Video: Sunken landing craft off Beach Drive finally raised

After more than 10 hours of work since first light – and that’s not counting the work done yesterday, after its early-morning sinking – the landing craft Justin has finally been brought up from about 25 feet of water off the 5400 block of Beach Drive. We first reported this about half an hour ago in our earlier updated-throughout-the-day coverage, but now that it’s up, we’re starting a new story. (Added – Colby Chester‘s overview of the scene as it came up:)

A U.S. Coast Guard chopper has been circling the area for the past 20 minutes or so, too. More to come – we’re watching to see what’ll be done with it, now that it’s out.
6:11 PM UPDATE: A Coast Guard news release supplies that answer:

It will remain suspended, allowing water to drain, and placed on a barge that will arrive at approximately 6 p.m.

A team of environmental specialists has completed a shoreline assessment and search for oil at Lowman Beach and Lincoln parks. There is no evidence of oil on the shore, on driftwood or on the absorbent boom near the shore. The team will continue their search for any sign of oil on the shoreline and overflights to monitor the evaporation and breakup of light weathered diesel ribbons that remain.

Wildlife has been reported in the impact area, however no impact to wildlife has been reported. Please call 1-800-22-BIRDS to report impacted wildlife.

We caught up with the aforementioned environmental-specialists team at midday, as they finished checking Lincoln and Lowman Beach parks – that’s part of our earlier coverage. Meantime, the “6 pm barge” isn’t here yet – we’re waiting and watching.

8:01 PM: The barge came into view at dusk. Beach Drive Blog has night photos of the ongoing operation. (Added – a Department of Ecology photo:)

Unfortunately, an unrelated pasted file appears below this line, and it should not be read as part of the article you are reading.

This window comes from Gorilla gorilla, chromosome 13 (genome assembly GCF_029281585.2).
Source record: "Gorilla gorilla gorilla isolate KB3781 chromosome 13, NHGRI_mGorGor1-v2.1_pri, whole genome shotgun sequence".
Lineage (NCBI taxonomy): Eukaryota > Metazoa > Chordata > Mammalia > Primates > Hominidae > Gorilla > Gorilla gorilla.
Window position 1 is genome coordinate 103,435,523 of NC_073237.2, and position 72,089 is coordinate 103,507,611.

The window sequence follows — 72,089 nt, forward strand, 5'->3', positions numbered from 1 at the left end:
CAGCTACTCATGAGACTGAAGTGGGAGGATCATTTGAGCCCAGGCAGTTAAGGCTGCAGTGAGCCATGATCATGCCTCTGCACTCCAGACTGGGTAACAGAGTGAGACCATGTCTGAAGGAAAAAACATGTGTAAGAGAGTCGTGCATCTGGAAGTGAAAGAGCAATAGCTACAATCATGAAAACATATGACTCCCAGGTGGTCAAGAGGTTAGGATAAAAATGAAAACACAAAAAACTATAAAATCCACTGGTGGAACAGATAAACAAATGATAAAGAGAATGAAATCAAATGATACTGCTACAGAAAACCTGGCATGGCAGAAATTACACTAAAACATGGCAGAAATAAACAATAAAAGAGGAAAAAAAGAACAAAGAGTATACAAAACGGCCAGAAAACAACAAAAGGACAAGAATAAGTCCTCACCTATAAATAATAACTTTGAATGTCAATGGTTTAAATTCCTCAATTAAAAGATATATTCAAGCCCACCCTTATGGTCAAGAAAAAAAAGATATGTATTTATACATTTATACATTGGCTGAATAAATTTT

Spending the day on an open sliver of land to watch the progress, we met many interesting people. But one in particular framed the situation in a unique perspective – a woman who identified herself as the girlfriend of the Justin’s namesake owner. She said she hadn’t had much time to talk to him since it happened; she sat on the rocks on the same bit of shore where we were all day, waiting, wondering, worrying. As for why the converted landing craft sank – the official investigation will take time.

10:25 PM: Another update from the Coast Guard, which says, now that the Justin is out of the water: “Prior to repairs being done, Coast Guard and Wash. Dept. of Ecology investigators will examine the vessel in an attempt to determine what caused it to sink. Shoreline assessments of the beaches near Lowman Beach and Lincoln parks will resume at sunrise. A helicopter will also be used at sunrise to assess the evaporation and breakup of the light weathered diesel ribbons that remain.”

11:19 PM: Excellent night shots in the latest Beach Drive Blog update. They report the salvage barge is taking the Justin to Tacoma for repairs work (its owners, Waterfront Construction, however, are based in Seattle).

2 Replies to "Video: Sunken landing craft off Beach Drive finally raised"

  • guy October 16, 2011 (1:14 am)

    My guess would be that the propeller shaft packing gland failed along with the bilge pump. The vessel then took on water and sunk. Usually a vessel has a bilge alarm. I wonder if any of the nearby residents heard anything to that effect.

  • Robin October 16, 2011 (6:04 am)

    The NW Marine Mammal Stranding Network (including Seal Sitters MMSN) has members trained in oil spill response and is on the alert for any animals impacted by this incident. Weaned seal pups are especially vulnerable, since the smallest bit of oil can greatly impact their tenuous health this time of year. Additionally, there is a private raft located very close to and possibly now within the spill radius, which is heavily used by adult seals and pups, river otters, cormorants and herons. Should you see any affected mammals, please call Seal Sitters’ hotline at 905-7325 and we will immediately notify the NWMMSN spill response team. Animals may be affected for many weeks to come, so please be on the alert.

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